Looks Can Be Deceiving
We’ve all seen it happen. Someone pulls into the handicap spot in a parking lot, and folks automatically start checking for proof they deserve the space. And if a handicap is not obvious at first glance, then there’s grumbling and nasty looks. How dare they, right? Not exactly. Remember -- you can’t always judge a book by its cover.
This type of disapproving reaction is exactly what happens to 24-year-old Ste Walker on a regular basis. Most see him as just a young, attractive guy -- no way he’s disabled. But you see, Ste has Crohn’s disease and a host of ailments as a result.
Most of the signs that would give away his illness are internal or hidden beneath his clothing, allowing him to look “normal.” And considering the staring, whispering and finger pointing many with disabilities have to endure, this could be seen as a small advantage to this particular illness.
But even though Ste is able to disguise most of the disease’s horrible side effects, it doesn’t make it any less painful. Yet, when he utilizes things like handicapped parking, his walking cane, handicapped toilets -- he gets flack from those around him.
The frequent accusations that he’s scamming the system finally pushed Ste to post the following “rant” on Facebook, posting side by side photos to show exactly what’s hidden beneath his clothing. To his surprise, it went viral!
Read on as Ste reveals just what others are missing when they look at him:
“People are too quick to judge these days, just because I look normal and speak normal, that doesn’t mean I don’t have a major disability….to look at me I look like any normal guy my age, but that’s because I want you to view me like that….look abit closer tho, or ask me questions, and you will soon realise that I have a major illness…
– I have a Hickman line, which is a line that comes out on my chest and rests in my heart. This is what is used to feed me on something called TPN as my stomach doesn’t work correctly.
-I have a ryhlls tube down my nose and into my stomach to help drain it, because my stomach doesn’t empty like a normal persons does.
-I have a scar that runs from the centre of my chest to the top of my pubic bone which is where I’ve been opened up 3 times in the last 2 years for major life saving surgeries.
-I have an ileostomy, or stoma as they are more commonly known, this is a section of small bowel that comes out of my abdomen which I then attach a stoma bag on to, to collect poo because inside my bowels it’s full of chrohns disease, ulcers, strictures, fistulas, narrow sections, tumours etc.
-a normal person would have about 20foot of small bowel and 5foot of large bowel, due to all my surgeries I have 3foot of large bowel left and only 8foot of small bowel left. This cause major problems, short bowel syndrome (SBS) is one of them. This causes me to have a high output in my stoma which in turn dehydrates me, it also means I don’t absorb nutrients from food (which is why I’m on TPN) and I don’t absorb oral medications, liquids or tablets as all these are absorbed in the small bowel.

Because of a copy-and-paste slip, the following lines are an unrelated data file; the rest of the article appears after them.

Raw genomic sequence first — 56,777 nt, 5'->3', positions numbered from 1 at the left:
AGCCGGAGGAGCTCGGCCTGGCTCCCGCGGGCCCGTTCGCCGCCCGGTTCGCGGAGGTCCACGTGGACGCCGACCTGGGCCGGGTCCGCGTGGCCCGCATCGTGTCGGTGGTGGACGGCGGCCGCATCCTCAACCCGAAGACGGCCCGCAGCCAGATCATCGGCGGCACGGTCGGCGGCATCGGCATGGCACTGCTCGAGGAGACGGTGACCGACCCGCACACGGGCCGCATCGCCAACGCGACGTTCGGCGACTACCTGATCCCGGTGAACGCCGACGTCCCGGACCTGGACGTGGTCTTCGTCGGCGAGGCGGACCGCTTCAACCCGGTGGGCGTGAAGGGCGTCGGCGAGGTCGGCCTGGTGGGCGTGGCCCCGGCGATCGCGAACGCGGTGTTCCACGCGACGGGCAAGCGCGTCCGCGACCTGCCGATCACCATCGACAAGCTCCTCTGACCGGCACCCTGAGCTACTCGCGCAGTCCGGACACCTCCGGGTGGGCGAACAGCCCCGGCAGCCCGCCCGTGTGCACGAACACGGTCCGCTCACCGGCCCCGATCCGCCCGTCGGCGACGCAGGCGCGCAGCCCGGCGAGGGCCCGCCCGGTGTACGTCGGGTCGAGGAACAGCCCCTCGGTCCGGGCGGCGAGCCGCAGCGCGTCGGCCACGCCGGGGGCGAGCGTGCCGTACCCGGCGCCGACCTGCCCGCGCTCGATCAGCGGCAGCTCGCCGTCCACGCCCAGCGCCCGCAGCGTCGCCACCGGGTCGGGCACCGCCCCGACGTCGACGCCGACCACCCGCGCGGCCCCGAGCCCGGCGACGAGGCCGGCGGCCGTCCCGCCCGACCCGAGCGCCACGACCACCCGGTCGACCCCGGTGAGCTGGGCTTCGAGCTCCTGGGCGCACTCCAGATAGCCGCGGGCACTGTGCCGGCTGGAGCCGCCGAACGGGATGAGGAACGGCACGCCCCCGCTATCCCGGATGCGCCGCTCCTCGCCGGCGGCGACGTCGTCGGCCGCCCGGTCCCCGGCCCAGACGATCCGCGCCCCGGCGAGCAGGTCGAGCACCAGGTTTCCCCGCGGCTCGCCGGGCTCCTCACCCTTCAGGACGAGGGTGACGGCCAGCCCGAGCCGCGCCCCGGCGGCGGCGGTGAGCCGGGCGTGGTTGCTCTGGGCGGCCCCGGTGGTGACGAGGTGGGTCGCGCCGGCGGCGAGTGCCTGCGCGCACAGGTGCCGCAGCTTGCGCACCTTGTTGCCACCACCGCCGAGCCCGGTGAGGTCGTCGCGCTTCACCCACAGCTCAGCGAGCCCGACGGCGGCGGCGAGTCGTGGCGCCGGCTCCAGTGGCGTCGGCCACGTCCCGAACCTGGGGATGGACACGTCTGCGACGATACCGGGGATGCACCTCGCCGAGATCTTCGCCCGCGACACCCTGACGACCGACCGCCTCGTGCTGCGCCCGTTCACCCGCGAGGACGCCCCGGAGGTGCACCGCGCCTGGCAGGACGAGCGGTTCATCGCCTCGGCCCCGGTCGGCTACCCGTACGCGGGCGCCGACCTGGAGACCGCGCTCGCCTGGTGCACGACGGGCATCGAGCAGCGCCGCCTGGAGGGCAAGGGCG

-I have a section of bowel attached to my stomach because my duodenum is full of strictures and active disease so my stomach doesn’t empty threw it. The loop of bowel I had joined to it (gastrojejunostomy) was meant to solve this problem but because my stomach hasn’t worked in so long it won’t start working again so that’s why I use TPN.
-all my medication are IV and I give them threw my Hickman line, this means at least I can use medication to help me cope, but the downside to this is it has caused one of the arteries in my liver to clog up. My kidneys are also not in the best condition as I am dehydrated constantly.
-then there’s the conditions that I have got because of crohns disease, things like osteoarthritis in my knees from prolonged steroid use, gastro-paresis from not using my stomach in so long, chronic pain syndrome, anxiety from spending all my time in hospital, these are to name but a few.
-it’s not just these physical conditions I have to deal with and fight everyday, there is also a mental battle raging inside me all the time, not been able to eat a meal in 2 years, or only been at home for 4 weeks in the last 18months, been away from my family and friends, seeing what my illness does to them has a massive effect on my mental state of mind.
So the next time someone says to me “well you look perfectly fine, why are you using that disabled toilet, or parking in that disabled spot, your conning the system, your not disabled, you don’t need that walking stick” just stop and think maybe I just want TO BE FINE or to feel normal, you don’t no what I go threw on a daily basis and you have no right to judge me just on your perception of me that you can see because you don’t no what goes on inside…..so stop and think before you speak, think about the struggle I’ve gone threw just to get out of bed and get dressed and tried to look ‘normal’…..
Sorry for the super long post but I needed to rant :)”
The great thing is that, since Ste’s post went viral, he’s received tons of messages of encouragement and support. Please continue to pray for Ste, as this disease is something he will have to manage for his entire life -- there is no cure.
He’s not looking for anyone’s sympathy, just for people to take a pause before jumping to conclusions about others. Looks can be very deceiving, and this is a great reminder that you never really know what’s going on behind the scenes. And that’s exactly why we need to extend grace to all those we meet.
Here’s another great story about a mom who judged a teen boy a bit too quickly!
What they said about being homeless is truly touching!